One-Minute Book Reviews

November 23, 2008

Watch a Slide Show of the New York Times Best Illustrated Children’s Books of 2008

Filed under: Children's Books — 1minutebookreviewswordpresscom @ 12:29 am
Tags: , , , , , , ,

Every year since 1952, the editors of the New York Times Book Review have asked a group of judges to pick the best illustrated children’s books of the year. The 2008 list appeared in the NYTBR on Nov. 9, and if you missed it, you can watch a slide show that includes a picture from each of the 10 honorees here
www.nytimes.com/slideshow/2008/11/06/books/20081109ILLUSTRATEDBOOKS_index.html.

© 2008 Janice Harayda. All rights reserved.

5 Comments »

  1. I notice Pale Male, which you reviewed earlier this year, is on that list. It’s also a 2009-2010 Texas Bluebonnet Award nominee (a state children’s choice award selected by third through sixth graders).

    Comment by speedytexaslibrarian — November 23, 2008 @ 10:22 am | Reply

  2. I’m so happy that children like this book as much as adults. As you know as a librarian, sometimes the books we adults love don’t appeal as much to kids …

    It is also helpful to know that “Pale Male” was chosen by third through sixth graders. Not long ago I went to a panel discussion that included two very influential children’s-book editors. Someone in the audience asked, “Is it true that children over 6 won’t read picture books?” One of the top editors said that a lot of kids over 6 won’t and that this seems to be true more and more.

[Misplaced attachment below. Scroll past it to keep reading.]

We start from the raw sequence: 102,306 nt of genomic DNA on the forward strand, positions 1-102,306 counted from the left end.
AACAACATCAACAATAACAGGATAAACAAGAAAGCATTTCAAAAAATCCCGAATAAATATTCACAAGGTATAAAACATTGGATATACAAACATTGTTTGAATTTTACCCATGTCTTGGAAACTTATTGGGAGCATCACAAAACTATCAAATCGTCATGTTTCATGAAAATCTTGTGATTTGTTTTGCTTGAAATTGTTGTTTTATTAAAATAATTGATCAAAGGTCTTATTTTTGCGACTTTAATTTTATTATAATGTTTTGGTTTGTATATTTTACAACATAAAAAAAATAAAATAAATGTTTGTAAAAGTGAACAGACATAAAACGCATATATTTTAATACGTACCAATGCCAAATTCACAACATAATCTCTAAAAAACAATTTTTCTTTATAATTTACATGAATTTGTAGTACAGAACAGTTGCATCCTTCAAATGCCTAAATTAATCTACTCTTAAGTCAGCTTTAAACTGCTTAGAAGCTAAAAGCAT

“Pale Male” shows that you can get children above 6 or even 8 interested in picture books if the content is interesting enough and it’s packaged appropriately.

    Comment by 1minutebookreviewswordpresscom — November 23, 2008 @ 1:07 pm | Reply

  3. Oops, sorry, I didn’t make my first comment very clear. Pale Make is one of 20 books nominated (by school and children’s librarians) for the Texas Bluebonnet Award. Voting for that (by students) will be in January with the winner announced at the Texas Library Association meeting in late March in Houston.

    As for the idea that children over 6 won’t read picture books, my experience in school and public libraries proves otherwise! If anything, it can be harder to get the 6 to 8 year olds to read chapter books even when their reading skills are at that level. I provide support to the children’s literature class for future teachers (early childhood through grade 4) at my university, and each student must read a minimum of 290 picture books across eight genres. Teachers are using picture books in their lesson planning as well.

    Comment by speedytexaslibrarian — November 23, 2008 @ 5:18 pm | Reply

  4. Argh! I mean Pale Male.

    Comment by speedytexaslibrarian — November 23, 2008 @ 5:20 pm | Reply

  5. Thanks for the clarification. Still glad that “Pale Male” isn’t being perceived as a “regional” book for the East, though.

    Pale Male’s nesting traumas were heavily covered here, including by the tabloids, which turned it into an irresistible David-and-Goliath story (little bird versus big co-op on Fifth Avenue). And I’m glad there’s interest in parts of the country that weren’t primed for the book by the media blitz we had here.

    Comment by 1minutebookreviewswordpresscom — November 23, 2008 @ 7:49 pm | Reply


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